- Title page and table of contents: Portfolios can be pretty large, so give the hiring manager some guidance as to how you've organised your work. The title page is also a good place to include current contact information so that the hiring manager can reach you before or after the interview.
- Special skills, certifications, and awards: Let's say you're applying for a graphic design position. Your college sports championship probably doesn't matter, but the time you won a design contest is definitely something to mention. The key is to choose information that's relevant to the job.
- Resume: Your resume acts as a brief introduction to your samples. It's a great way to give the hiring manager an overview of the roles you've held before they actually start seeing what you accomplished while in those positions.
- Past projects: This is where you get into the nitty gritty of your portfolio. You'll want to include a variety of projects to showcase different skills. Then, provide some context for each project. That can be a paragraph summary, or you can keep it simple with just the date and the name of the company for which you did the work. If you don't write a full explanation of the project, be prepared to verbally explain your processes when you present your portfolio.
- Education: Your education plays a huge role in landing a job, so telling the interviewer a little about your degree and educational background is a good idea. You should point out specific classes or credentials that are especially relevant to the job. Continuing education is also a huge perk, so mention courses you've taken recently even if you haven't earned a degree in them.
- Volunteer and personal interests: This information helps the interviewer get to know who you are outside of work. It shows that you're active in the community and a well-rounded individual. That said, don't talk about mundane hobbies or old volunteer experiences. Choose something that's interesting and current.
4. Organise Your Portfolio
You've gathered everything you need to include. Now you need to know how to organise your portfolio. There are a few things you'll want to take into consideration when you start sorting through all the various pieces.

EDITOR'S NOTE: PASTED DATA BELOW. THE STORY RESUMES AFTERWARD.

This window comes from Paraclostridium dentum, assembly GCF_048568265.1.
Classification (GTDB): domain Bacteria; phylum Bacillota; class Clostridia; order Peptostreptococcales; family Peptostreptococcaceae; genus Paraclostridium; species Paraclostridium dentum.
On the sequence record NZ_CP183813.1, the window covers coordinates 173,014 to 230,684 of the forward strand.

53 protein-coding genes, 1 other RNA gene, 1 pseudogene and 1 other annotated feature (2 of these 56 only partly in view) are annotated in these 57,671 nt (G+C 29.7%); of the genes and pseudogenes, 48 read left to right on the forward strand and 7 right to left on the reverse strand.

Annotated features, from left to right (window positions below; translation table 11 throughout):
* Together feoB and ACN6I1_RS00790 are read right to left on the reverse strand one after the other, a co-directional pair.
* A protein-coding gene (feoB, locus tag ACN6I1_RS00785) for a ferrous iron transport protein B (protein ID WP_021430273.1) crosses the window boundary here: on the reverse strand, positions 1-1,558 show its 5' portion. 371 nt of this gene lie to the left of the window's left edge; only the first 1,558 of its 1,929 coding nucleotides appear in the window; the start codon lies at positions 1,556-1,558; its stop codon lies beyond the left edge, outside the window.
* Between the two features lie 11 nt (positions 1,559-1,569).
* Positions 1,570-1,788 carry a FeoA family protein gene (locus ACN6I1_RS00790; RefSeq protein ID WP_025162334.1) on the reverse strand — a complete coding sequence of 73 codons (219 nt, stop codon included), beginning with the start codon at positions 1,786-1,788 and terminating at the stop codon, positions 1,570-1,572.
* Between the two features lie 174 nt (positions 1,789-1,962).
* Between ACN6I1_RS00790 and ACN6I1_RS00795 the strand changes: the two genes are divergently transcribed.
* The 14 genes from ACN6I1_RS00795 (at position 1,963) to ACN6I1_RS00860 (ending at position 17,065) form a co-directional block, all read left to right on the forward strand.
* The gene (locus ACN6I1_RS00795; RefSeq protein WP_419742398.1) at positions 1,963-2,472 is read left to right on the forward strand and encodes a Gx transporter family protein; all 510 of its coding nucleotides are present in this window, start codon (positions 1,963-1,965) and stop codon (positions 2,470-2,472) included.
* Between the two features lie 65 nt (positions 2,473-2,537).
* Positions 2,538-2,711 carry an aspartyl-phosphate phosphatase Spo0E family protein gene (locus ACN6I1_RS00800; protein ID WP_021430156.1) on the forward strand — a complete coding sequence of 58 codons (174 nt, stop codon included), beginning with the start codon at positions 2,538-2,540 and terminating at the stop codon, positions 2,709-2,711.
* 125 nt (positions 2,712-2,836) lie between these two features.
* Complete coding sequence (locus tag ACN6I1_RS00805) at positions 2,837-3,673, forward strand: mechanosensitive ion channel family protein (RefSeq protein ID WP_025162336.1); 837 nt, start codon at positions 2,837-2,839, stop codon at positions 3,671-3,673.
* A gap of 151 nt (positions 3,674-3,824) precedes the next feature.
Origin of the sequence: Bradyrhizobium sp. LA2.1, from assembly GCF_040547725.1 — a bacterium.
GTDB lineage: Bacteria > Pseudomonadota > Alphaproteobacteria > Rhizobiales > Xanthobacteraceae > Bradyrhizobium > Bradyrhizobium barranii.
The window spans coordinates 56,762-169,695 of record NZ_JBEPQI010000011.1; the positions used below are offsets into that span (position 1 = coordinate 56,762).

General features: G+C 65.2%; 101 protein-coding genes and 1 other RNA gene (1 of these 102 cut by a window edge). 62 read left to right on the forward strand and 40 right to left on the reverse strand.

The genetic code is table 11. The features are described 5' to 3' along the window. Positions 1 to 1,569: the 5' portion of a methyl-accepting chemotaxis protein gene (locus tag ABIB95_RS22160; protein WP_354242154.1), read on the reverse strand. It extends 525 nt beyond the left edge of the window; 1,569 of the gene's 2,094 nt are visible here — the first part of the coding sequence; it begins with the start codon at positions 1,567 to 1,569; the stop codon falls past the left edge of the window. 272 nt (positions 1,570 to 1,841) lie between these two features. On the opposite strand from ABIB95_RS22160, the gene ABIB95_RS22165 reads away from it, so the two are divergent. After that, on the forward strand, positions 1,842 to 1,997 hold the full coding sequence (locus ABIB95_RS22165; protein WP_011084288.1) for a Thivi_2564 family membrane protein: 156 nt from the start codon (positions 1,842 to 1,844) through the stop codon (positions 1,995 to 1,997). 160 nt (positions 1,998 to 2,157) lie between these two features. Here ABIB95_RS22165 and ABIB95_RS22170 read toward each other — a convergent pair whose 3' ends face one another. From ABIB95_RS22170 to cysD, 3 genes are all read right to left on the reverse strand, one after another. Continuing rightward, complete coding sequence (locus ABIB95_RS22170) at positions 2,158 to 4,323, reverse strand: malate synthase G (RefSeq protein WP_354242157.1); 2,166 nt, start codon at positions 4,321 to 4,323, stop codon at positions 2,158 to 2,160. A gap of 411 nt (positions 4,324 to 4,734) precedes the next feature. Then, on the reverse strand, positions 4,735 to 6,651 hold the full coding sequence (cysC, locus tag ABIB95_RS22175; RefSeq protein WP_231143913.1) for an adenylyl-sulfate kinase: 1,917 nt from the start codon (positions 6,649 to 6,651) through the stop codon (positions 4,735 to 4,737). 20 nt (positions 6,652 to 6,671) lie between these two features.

- Packaging: Stapling a bunch of pages together doesn't count as a portfolio. To look truly professional, put your samples in a three-ring binder with categorised tabs so you can sort through your work quickly. Custom portfolio envelopes are another great option. They're specially designed to accommodate varying portfolio sizes, and they secure your portfolio contents without punching holes in them like binder rings do.
- Size: While it's tempting to include every project you've worked on, you're not out to write the next great novel. Besides, you don't want to pay for shipping on a portfolio that weighs ten pounds. Limit yourself to 10 or 15 pages. This gives you plenty of space to showcase your work, without overwhelming the interviewer.
- Format: It's okay to personalise with design and colour, but that doesn't mean you can let your writing run amok. Your portfolio should use a recognised writing and formatting style to demonstrate that you're a professional, detail-oriented person. While you're at it, check for spelling errors, grammatical mistakes, and typos.
- Order: You'll typically put the title page, table of contents, and resume at the beginning to introduce the rest of your work. But then what? The order of a portfolio varies between industries, so research the standards for your career. A few common ways to organize your samples are:
- Chronological – This ordering from earliest to latest lets the hiring manager see the progression of your work over a period of time.
- Type – Sorting projects by type will showcase your skills in specific areas.
- Quality – You may order projects based on which ones you think are best, which opens the door for a conversation about how you evaluate your own work.
- Company preference – Some companies do provide guidelines for submitting a portfolio, so make sure you've adhered to their rules.
With job interviews growing increasingly competitive, it's important to go the extra mile to stand out from other candidates. Mailing a printed copy of your portfolio is a great way to take initiative, showcase your work, and give the interviewer tangible proof of your skills. With a properly organised portfolio, you'll be well on your way to landing your dream job.
Have you ever used a printed portfolio to land a job? Was it effective? Let us know in the comments section below...